We’re enjoying the last embers of summer and we need a good red wine to enjoy the beautiful sunsets. For this we have chosen a true classic! From beautiful Tuscany, famous for so many things great, we find the Manetti family. Since 1968 they have run the Fontodi winery, but before that they were aassociated for centuries with another activity typical of the Chianti region, the production of its famous “terracotte” tiles. And it is in the name of this strong link with the territory and a great passion for quality that the estate has moved successfully towards an ever more attentive cultivation of the vineyards and a more profound knowledge of the potential of Sangiovese in the zone of Panzano.
All Fontodi wines are produced from grapes coming from their own vineyards, picked by hand, chosen with care and vinified in a way that exalts the character of the vines and the territory. Their Chianti Classico is this weeks wine. Made from the famous Tuscan grape Sangiovese, it is fermented and macerated in temperature-controlled tanks with indigenous yeast for at least two weeks before ageing in Troncais and Allier barrels for 18 months.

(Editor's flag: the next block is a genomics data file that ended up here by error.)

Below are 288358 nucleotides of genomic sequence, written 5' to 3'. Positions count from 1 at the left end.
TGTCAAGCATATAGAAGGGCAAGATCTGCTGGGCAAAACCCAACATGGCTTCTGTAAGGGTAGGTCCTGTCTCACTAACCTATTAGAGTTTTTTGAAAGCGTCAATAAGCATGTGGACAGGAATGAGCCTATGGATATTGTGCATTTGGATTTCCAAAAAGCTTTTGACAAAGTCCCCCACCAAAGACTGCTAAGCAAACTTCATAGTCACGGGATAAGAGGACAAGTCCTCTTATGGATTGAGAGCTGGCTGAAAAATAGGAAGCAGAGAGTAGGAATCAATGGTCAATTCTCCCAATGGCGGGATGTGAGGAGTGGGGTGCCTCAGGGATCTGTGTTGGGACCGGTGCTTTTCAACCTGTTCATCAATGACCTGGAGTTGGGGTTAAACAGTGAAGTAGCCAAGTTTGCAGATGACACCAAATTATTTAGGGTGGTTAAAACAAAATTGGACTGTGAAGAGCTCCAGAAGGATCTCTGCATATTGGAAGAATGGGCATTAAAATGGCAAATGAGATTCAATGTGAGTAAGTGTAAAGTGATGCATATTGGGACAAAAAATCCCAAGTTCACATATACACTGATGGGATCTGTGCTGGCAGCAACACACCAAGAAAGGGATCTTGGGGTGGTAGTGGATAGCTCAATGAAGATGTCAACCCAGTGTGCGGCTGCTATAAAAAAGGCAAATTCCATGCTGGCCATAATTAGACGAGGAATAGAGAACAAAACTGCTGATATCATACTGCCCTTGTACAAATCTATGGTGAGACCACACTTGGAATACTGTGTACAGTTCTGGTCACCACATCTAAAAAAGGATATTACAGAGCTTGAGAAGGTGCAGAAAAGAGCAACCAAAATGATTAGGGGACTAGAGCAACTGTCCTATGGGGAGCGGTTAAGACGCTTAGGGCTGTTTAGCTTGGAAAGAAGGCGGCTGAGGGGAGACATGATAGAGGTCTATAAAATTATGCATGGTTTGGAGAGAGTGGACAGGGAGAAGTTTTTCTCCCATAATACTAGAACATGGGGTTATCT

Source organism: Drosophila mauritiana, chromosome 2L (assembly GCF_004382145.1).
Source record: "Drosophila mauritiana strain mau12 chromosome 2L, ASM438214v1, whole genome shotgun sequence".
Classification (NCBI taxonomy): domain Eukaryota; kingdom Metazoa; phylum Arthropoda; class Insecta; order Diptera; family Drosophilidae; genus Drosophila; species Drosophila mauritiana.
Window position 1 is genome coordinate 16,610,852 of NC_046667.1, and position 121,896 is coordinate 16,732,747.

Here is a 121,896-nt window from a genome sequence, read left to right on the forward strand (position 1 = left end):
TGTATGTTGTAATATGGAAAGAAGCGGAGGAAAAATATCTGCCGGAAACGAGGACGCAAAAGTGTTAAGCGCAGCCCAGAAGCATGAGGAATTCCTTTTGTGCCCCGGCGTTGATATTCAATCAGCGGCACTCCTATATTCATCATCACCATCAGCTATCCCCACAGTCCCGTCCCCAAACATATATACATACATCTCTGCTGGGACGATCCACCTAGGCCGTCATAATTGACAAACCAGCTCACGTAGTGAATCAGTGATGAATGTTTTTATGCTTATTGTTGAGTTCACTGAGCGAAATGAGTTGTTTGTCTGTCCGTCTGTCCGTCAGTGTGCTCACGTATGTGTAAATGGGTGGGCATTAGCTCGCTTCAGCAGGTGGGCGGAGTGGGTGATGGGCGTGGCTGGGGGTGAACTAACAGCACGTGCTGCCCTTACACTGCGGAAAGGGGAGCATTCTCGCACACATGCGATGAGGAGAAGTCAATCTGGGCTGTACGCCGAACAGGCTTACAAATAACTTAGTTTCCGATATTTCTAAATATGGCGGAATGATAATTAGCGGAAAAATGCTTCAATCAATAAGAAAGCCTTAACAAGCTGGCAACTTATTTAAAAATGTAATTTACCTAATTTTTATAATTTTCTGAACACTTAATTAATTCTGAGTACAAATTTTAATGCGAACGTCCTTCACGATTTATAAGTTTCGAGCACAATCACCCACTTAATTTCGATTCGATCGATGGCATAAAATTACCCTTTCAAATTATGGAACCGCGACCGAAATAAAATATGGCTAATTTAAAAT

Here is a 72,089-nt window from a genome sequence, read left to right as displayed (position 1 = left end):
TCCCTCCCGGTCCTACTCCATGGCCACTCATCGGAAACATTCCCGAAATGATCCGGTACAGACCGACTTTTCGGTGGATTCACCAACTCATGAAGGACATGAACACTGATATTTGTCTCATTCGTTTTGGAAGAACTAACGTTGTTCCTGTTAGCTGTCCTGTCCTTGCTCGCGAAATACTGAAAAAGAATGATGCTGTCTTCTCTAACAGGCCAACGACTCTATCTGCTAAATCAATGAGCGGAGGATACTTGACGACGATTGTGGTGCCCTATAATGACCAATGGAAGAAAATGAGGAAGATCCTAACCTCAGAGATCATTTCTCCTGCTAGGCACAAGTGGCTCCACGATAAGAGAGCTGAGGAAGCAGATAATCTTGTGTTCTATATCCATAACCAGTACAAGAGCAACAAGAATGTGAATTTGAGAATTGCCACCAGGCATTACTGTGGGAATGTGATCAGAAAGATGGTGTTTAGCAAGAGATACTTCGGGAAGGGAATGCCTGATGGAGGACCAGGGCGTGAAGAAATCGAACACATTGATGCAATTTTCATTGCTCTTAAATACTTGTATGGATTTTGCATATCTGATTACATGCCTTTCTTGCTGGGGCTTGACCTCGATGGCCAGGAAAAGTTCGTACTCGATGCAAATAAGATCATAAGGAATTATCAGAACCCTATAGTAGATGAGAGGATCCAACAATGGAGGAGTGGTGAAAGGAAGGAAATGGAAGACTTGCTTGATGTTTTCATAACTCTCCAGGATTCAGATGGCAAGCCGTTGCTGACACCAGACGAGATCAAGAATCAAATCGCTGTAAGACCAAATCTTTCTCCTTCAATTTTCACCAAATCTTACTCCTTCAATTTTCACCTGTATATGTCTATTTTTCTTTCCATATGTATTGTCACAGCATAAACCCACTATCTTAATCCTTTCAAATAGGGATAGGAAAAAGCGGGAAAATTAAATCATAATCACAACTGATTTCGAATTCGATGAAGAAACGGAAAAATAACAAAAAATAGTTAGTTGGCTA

Fontodi Chianti Classico 2018 - 257,90 kr
A classic flavour and bouqet for a classic bottle. Butcher, cherry, mushroom and spices on the nose. Long and fresh in the mouth. Cherry dominates as you would expect a Sangivese with great acidity to balance the wine. This screams for a bloody Bistecca steak or any other kind of meat, prepared the Italian way of course!
Our wine of the week is a beautiful bottle of white gold from the Italian alps. More precisely Süd-Tirol. An area of winemaking that might not be on your radar, but it should be.
Historically it’s been strongly influenced by Austrian winemaking, due to the region's long history under the rule of Austria-Hungary and Holy Roman Empires.
The region produces a wide variety of grapes that usually is not found in other parts of Italy.
Wines from this region tend to have very strong character and to pair excellent with a good variety of foods. Our pick is a blend of Pinot Bianco (60%) Chardonnay (30%) Sauvignon Blanc (10%)